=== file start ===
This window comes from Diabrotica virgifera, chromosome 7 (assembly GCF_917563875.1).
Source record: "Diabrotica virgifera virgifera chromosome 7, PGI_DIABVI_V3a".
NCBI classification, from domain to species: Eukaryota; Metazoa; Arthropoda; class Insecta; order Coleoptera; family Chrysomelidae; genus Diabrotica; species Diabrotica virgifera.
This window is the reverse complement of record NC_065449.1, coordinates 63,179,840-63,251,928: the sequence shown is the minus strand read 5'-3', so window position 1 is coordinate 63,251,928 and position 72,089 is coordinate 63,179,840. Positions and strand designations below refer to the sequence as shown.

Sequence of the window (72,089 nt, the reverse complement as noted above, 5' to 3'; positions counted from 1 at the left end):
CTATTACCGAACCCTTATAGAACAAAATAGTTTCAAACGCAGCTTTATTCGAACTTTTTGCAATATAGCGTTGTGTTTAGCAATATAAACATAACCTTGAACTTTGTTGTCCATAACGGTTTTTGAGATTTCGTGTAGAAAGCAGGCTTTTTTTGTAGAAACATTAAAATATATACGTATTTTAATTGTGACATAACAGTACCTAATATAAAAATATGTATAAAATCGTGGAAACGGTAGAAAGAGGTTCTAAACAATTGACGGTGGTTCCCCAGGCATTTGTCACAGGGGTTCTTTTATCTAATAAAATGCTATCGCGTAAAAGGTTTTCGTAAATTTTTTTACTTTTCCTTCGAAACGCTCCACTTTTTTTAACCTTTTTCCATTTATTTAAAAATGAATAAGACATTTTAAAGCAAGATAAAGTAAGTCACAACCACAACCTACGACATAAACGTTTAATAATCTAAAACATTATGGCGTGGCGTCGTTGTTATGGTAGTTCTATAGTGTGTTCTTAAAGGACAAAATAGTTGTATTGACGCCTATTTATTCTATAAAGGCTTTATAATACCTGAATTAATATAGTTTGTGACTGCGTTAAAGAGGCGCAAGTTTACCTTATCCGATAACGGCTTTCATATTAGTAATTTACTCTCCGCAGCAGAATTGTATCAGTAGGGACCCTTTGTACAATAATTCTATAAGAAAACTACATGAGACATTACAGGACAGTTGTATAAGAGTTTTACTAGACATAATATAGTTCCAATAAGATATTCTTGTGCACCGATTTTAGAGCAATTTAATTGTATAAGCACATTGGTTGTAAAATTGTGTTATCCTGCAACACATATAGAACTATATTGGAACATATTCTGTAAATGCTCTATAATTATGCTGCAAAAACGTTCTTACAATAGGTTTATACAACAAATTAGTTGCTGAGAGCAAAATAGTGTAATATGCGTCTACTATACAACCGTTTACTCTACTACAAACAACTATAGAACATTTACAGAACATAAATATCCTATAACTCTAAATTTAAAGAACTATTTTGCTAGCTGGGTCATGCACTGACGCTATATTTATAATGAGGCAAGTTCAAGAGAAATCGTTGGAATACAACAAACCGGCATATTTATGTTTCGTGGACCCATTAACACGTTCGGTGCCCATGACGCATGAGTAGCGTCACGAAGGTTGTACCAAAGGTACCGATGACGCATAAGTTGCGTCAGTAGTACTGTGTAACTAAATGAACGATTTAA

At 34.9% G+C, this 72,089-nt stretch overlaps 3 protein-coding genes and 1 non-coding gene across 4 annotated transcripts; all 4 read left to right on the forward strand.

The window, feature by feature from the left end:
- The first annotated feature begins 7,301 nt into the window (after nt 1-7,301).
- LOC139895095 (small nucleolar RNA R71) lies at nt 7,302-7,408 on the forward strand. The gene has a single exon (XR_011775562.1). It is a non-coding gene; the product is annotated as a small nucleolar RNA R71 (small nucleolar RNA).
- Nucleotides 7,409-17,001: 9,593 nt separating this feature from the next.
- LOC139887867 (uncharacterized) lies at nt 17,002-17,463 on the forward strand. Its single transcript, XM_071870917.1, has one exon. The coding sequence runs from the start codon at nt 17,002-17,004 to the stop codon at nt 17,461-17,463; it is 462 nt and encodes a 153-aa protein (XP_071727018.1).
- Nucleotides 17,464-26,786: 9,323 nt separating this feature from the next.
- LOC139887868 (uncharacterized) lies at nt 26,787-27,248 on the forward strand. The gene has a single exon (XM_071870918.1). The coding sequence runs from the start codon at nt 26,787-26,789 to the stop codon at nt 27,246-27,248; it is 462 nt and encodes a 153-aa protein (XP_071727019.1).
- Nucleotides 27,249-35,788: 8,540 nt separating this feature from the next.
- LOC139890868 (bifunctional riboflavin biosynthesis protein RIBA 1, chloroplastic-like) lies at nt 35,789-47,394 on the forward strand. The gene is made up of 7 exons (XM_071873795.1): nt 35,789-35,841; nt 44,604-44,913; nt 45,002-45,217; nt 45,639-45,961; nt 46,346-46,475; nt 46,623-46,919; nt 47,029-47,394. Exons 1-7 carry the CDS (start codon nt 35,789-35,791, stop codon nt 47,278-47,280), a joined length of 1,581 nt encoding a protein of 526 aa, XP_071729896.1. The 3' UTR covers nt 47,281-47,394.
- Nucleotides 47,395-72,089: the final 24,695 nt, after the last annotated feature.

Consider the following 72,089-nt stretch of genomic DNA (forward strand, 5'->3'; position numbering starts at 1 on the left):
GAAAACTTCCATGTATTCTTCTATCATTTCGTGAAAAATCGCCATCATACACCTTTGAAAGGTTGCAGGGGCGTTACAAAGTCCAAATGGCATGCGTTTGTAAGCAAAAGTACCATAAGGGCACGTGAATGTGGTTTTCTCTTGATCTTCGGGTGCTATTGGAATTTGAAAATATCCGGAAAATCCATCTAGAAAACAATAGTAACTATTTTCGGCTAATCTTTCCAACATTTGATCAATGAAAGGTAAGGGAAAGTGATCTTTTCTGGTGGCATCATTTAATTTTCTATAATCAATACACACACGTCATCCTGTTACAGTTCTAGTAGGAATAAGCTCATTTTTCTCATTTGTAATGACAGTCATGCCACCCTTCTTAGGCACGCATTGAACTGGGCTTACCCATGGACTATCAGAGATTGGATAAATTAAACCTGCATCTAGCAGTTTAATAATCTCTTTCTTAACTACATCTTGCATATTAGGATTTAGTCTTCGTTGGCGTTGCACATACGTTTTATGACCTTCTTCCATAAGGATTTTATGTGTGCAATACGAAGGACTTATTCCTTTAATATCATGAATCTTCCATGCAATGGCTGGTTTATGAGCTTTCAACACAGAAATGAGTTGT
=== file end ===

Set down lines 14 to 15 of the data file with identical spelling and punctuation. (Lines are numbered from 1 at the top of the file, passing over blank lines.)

- LOC139887868 (uncharacterized) lies at nt 26,787-27,248 on the forward strand. The gene has a single exon (XM_071870918.1). The coding sequence runs from the start codon at nt 26,787-26,789 to the stop codon at nt 27,246-27,248; it is 462 nt and encodes a 153-aa protein (XP_071727019.1).
- Nucleotides 27,249-35,788: 8,540 nt separating this feature from the next.